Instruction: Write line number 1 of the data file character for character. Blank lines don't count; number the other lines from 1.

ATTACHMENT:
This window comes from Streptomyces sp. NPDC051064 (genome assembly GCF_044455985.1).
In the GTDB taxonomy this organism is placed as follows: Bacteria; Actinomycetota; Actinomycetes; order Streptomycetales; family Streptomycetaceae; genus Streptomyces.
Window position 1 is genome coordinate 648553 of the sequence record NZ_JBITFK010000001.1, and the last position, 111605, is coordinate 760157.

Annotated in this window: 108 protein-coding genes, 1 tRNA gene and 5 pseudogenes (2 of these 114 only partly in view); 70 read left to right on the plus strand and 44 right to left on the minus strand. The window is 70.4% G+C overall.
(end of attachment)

This window comes from Streptomyces sp. NPDC051064 (genome assembly GCF_044455985.1).